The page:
1974 London–Sahara–Munich World Cup Rally

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1974 London–Sahara–Munich World Cup Rally
UDT World Cup Rally
Host countryUnited Kingdom United Kingdom
Germany West Germany
Rally baseLondon
Dates run5 – 25 May 1974
Stage surfaceTarmac and Gravel
Overall distance19,300 km (12,000 miles)
Overall winnerAustralia Ken Tubman
Australia Andre Welinski
Australia Jim Reddiex
Australia Total Citroën Australia
Crews52 at start, 19 at finish

The 1974 London–Sahara–Munich World Cup Rally, known also under the commercial identity of 1974 UDT World Cup Rally, was the second and final of the World Cup Rallies to be held. Drawing inspiration from the 1974 FIFA World Cup which was held in Munich, the rally began in London, Great Britain and travelled to Munich, Germany, via Nigeria. It was won by the privateer Australian crew of Jim Reddiex, Ken Tubman and André Welinski, driving a Citroën DS.[1][2]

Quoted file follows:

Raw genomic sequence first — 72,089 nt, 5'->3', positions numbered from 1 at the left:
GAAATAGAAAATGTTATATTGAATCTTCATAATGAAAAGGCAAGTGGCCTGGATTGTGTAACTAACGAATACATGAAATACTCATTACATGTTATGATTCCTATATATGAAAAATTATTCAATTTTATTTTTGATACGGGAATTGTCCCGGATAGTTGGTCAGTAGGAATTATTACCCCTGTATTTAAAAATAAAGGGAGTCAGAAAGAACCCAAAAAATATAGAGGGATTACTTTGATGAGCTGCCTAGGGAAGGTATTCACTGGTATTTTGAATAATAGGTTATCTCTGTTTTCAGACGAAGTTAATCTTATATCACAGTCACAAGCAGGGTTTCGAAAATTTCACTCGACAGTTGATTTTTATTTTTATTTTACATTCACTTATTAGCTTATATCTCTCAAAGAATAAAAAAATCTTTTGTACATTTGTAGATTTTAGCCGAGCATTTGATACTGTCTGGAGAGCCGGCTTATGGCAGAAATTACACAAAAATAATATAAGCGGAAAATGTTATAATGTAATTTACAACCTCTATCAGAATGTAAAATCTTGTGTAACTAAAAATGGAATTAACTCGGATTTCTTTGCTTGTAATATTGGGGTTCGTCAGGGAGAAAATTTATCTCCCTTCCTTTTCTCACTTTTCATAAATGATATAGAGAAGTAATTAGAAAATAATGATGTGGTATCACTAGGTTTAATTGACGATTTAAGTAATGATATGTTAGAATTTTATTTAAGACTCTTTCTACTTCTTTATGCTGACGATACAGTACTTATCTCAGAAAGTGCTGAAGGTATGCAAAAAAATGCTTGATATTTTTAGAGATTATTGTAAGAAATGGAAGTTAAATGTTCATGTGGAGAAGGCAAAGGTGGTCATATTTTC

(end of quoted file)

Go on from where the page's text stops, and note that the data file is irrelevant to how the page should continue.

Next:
70 cars entered the race - 19 finished.[3] The number of cars entering was lower than the 1970 London to Mexico World Cup Rally as the 1973 oil crisis and the resultant drop in global car sales had its effect on motorsport budgets. Many of the manufacturer teams of the 1970 event did not take part four years later. An error in the navigation notes of the event, caused by the end of a road in Algeria being extended several miles in between the compilation of the notes and the rally taking place saw the majority of competitors becoming lost in the Algerian Sahara Desert.[4] This, in combination with the most gruelling terrain ever traversed by an international rally to that point saw only seven cars travel the full distance south into Nigeria, with only five then completing the full competition distance to Germany. Of the remainder of the "Kano Seven". the Lancia Fulvia of Shekhar Mehta and Lofty Drews suffered engine problems on the return leg from Kano to Tamanresset, was towed to Tunis and air-freighted to Salzburg to take part in the final part of the event. The V8 Jeep crewed by Americans Brian Chuchua, Douglas Fortin and Richard Clark made it through Africa, but crashed out of the event following a collision with a large dog in Turkey.[4]